After my stay in Lisbon it was time to go to Budapest. Here the Museum of Applied Arts (Iparmuveszeti Museum) proved to be worth a visit. I prefer small museums like these over for example the Louvre (Paris) or the Rijksmuseum (Amsterdam) since they do not give me the feeling I have to rush to see everything. Also they are much less MacDonalised. Usually big state museums try to spoon feed visitors with overdone educative efforts which takes all the fun out of the special objects you see there. Praise the day when they abolish cultural education departments in museums! Well, except for children then.

The museum building shows an interesting mix between Art Nouveau and islamic architecture. It was designed by the ‘Hungarian Gaudi’, the architect Odon Lechner, during Hungary’s Golden Age around the turn of the 19th century. Nowadays it looks slightly shabby which gives it a special patina. The inner courts for example seem to be in desperate need for some repair! Although many will find the museum rather empty, it did have some small exhibitions, besides the main chamber of Turkish tapestry, weapons and so on.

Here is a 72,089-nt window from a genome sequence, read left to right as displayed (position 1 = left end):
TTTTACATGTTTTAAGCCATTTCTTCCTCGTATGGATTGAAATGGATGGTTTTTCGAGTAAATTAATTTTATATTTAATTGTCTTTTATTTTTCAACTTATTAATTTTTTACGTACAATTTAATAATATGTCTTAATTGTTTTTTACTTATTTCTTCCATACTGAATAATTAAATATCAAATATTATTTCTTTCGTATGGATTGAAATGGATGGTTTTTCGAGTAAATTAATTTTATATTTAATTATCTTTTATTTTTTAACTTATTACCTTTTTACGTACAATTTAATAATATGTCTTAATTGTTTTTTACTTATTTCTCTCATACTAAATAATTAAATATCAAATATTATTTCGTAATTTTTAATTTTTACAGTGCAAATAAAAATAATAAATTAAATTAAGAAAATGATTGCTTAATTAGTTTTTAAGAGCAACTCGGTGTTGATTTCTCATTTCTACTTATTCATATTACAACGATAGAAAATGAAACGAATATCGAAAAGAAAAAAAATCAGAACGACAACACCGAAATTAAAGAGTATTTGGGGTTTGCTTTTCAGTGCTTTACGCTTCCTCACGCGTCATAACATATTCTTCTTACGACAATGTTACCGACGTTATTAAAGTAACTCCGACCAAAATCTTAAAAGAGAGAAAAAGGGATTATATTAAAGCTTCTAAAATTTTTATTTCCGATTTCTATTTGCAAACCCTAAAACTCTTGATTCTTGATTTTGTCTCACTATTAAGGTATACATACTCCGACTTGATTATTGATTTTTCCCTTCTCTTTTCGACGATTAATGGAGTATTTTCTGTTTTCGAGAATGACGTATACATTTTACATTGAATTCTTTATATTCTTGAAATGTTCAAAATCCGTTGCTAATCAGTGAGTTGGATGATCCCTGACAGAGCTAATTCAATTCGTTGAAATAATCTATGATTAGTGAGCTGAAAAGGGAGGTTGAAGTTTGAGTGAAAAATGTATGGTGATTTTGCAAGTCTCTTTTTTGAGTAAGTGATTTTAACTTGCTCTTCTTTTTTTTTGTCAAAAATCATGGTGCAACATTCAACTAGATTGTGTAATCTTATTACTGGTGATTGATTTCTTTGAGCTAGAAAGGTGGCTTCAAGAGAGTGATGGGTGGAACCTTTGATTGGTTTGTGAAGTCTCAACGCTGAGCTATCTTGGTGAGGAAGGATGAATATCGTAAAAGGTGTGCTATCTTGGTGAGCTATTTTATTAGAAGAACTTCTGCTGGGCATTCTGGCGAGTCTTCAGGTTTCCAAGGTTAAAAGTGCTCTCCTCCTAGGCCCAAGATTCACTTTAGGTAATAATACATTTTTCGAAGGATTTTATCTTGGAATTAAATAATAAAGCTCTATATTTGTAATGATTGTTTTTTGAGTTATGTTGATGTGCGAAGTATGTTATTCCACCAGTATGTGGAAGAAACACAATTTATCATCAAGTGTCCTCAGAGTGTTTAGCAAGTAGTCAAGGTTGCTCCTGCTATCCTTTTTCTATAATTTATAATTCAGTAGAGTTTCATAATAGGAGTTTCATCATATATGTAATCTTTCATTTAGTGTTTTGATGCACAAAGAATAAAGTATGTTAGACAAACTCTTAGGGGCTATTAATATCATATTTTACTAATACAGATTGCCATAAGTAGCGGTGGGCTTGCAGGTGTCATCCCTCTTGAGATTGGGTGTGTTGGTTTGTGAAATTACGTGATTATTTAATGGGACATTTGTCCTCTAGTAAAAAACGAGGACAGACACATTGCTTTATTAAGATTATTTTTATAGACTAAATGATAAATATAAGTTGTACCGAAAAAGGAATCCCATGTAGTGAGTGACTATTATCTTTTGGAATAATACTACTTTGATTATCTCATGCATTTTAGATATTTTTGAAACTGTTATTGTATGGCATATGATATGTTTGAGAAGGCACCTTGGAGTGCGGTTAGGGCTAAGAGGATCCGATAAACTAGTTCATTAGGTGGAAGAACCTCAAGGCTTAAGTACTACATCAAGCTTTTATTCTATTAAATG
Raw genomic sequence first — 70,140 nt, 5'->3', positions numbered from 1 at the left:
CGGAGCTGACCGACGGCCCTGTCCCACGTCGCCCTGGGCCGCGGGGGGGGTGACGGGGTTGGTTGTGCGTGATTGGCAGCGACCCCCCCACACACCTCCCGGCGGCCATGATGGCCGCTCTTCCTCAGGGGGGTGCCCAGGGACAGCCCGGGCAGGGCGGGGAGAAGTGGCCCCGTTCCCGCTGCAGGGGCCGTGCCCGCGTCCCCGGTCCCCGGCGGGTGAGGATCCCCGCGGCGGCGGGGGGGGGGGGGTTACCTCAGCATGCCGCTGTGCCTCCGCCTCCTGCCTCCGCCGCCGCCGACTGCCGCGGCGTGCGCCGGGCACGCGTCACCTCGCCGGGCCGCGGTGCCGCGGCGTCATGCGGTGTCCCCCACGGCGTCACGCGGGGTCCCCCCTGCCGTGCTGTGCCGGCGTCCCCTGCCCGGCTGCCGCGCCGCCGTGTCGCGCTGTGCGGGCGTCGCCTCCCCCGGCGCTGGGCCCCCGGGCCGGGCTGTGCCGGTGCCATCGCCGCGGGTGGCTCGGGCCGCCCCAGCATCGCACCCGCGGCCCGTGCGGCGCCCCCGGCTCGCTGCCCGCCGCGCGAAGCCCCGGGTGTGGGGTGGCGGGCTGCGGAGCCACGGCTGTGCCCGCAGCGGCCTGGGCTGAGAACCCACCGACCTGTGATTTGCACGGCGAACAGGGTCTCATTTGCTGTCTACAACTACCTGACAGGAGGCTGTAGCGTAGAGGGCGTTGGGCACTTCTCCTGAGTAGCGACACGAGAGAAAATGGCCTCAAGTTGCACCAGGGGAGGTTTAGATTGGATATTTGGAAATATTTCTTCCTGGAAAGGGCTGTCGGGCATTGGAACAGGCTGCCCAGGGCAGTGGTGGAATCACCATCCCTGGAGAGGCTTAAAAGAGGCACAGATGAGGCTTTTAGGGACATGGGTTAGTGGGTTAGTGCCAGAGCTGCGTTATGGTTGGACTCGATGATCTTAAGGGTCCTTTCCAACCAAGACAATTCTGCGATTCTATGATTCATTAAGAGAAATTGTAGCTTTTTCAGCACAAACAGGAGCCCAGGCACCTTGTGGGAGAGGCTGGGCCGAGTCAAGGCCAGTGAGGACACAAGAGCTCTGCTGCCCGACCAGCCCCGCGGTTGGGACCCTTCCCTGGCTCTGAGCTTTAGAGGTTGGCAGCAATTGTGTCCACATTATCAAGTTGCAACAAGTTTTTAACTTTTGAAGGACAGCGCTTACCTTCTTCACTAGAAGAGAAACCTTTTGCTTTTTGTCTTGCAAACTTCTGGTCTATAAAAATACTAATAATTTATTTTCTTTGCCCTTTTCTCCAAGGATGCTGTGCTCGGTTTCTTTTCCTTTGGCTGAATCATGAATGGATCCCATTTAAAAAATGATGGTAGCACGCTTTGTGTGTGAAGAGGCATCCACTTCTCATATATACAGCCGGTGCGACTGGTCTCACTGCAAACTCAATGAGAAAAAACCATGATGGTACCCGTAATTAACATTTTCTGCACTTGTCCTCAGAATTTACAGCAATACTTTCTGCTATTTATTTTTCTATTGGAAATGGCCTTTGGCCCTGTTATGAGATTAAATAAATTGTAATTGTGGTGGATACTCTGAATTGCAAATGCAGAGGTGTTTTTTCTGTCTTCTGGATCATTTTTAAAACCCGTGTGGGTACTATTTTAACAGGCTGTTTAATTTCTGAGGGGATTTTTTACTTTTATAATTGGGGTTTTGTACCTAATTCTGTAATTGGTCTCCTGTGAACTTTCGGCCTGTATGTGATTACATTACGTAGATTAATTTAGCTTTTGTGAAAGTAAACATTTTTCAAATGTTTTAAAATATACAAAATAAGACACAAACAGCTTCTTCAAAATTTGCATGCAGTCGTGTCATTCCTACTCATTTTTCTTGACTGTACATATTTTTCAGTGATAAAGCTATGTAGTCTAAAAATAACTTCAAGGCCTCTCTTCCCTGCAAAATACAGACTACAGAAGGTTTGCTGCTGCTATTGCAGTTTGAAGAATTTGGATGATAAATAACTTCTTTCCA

Otherwise there did not seem to be much to see in Budapest except for all those 19th century Parisian facades that feature as stand-ins for other cities in movie productions. Also nice was the Gellért Hill that provided a beautiful panoramic view over Budapest. Most surprising was perhaps the great quality of information design for the transport system, even if the system itself, the metro cars for example, seemed to stem from the Warschau-pact era.

Normally I use the Netherlands as a starting point when booking holiday’s in Europe. But why not make things a little more complicated: de-centralize VS centralize. I decided to fly from Lisbon (see previous post) to Budapest, and then back to Amsterdam over Stockholm (see last picture (after: more>), those Swedish farmers have to take into account rocks on their land!). That is what cheap air tickets do for you!

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Holiday 1: Murals in Lisbon


During my holiday in Lisbon I saw some beautiful wall paintings on a stretch of buildings. It takes some time to take in the painted figures. The painters tried to make them 3D by having them interact with the windows (for example pushing arms through them). Also remarkable is the beautiful Beaux-arts building next to them.